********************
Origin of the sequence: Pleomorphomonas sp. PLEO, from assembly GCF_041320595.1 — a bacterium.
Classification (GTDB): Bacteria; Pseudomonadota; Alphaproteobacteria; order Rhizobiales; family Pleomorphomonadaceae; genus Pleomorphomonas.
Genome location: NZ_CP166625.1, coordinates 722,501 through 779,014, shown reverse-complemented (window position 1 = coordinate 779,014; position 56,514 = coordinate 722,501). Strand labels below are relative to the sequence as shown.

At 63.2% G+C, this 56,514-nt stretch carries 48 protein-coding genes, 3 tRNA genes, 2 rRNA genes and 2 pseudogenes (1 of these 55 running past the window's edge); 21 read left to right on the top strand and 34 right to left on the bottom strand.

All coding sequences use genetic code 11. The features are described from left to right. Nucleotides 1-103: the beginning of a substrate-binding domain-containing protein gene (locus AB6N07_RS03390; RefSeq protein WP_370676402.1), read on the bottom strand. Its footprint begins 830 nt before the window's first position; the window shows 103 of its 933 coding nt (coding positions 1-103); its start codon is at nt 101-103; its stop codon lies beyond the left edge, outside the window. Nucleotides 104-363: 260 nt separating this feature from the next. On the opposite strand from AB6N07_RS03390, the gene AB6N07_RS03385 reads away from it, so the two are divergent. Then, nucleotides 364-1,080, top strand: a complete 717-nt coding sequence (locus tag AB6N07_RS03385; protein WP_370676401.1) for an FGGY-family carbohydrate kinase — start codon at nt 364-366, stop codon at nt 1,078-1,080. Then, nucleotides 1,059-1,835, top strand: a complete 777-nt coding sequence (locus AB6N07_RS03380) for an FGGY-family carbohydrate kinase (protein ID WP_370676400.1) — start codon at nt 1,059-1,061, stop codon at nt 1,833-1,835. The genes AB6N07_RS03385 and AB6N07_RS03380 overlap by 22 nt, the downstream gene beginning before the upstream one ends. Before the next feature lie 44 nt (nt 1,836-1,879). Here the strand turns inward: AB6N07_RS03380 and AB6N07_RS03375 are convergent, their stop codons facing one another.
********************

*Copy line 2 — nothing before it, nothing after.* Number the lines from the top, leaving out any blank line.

Classification (GTDB): Bacteria; Pseudomonadota; Alphaproteobacteria; order Rhizobiales; family Pleomorphomonadaceae; genus Pleomorphomonas.